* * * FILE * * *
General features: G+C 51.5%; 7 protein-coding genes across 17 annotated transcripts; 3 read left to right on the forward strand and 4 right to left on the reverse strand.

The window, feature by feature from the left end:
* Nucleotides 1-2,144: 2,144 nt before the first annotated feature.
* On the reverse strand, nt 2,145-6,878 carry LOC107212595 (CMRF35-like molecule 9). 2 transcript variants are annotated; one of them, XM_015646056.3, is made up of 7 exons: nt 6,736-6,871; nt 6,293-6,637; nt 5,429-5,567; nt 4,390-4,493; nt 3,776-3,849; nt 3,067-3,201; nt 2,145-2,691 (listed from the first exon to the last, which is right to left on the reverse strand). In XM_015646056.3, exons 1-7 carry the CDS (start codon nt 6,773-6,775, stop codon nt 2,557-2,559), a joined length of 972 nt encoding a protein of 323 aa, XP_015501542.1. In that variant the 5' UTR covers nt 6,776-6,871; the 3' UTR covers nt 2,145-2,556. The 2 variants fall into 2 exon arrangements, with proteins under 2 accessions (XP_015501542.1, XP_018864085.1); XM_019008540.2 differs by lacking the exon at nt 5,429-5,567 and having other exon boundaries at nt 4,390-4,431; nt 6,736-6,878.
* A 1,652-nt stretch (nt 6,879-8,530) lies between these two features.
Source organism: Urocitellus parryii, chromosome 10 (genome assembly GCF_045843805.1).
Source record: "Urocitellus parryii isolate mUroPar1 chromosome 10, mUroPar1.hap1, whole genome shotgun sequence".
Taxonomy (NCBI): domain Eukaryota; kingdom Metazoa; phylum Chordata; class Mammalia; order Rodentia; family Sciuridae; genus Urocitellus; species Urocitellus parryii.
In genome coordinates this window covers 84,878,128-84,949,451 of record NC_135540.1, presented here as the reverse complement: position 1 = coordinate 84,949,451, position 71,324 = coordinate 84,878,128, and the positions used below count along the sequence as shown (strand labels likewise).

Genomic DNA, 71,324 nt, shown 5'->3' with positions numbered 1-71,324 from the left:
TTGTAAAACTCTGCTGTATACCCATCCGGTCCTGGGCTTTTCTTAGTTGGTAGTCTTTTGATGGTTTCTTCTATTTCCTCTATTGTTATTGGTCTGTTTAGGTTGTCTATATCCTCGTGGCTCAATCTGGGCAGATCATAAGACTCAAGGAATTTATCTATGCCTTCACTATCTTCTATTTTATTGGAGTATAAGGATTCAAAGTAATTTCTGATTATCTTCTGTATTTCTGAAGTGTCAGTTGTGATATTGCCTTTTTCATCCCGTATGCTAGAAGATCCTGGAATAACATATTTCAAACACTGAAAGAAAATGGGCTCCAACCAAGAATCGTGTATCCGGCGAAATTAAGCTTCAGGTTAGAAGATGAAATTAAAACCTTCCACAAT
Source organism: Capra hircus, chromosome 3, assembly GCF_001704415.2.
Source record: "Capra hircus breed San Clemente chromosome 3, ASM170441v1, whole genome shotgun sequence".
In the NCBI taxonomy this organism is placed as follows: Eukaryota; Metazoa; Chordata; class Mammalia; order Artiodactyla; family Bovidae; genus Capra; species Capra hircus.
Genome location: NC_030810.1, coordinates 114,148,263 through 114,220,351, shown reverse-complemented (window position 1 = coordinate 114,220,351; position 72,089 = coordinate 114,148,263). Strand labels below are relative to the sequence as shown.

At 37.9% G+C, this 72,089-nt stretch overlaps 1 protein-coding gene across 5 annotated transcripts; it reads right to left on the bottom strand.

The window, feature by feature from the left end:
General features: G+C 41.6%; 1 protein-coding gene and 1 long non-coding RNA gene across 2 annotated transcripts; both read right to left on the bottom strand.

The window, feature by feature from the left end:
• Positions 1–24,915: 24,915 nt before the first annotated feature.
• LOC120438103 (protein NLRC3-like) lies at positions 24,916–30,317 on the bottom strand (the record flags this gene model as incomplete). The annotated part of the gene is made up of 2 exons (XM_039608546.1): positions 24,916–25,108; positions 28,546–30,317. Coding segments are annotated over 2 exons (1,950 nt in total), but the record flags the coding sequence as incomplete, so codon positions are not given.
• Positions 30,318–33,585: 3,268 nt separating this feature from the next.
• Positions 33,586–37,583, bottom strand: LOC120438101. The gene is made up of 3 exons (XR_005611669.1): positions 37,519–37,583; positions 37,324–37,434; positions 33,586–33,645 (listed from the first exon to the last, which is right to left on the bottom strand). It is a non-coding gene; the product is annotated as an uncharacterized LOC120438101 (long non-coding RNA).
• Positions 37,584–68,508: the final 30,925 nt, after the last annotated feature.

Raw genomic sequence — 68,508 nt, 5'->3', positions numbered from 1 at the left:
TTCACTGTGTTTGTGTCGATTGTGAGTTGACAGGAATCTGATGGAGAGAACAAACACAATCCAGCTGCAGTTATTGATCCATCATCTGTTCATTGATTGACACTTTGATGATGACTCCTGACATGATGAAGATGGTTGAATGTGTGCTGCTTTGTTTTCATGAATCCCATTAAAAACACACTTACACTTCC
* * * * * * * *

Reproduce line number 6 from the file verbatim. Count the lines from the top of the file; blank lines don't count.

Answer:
Source organism: Urocitellus parryii, chromosome 10 (genome assembly GCF_045843805.1).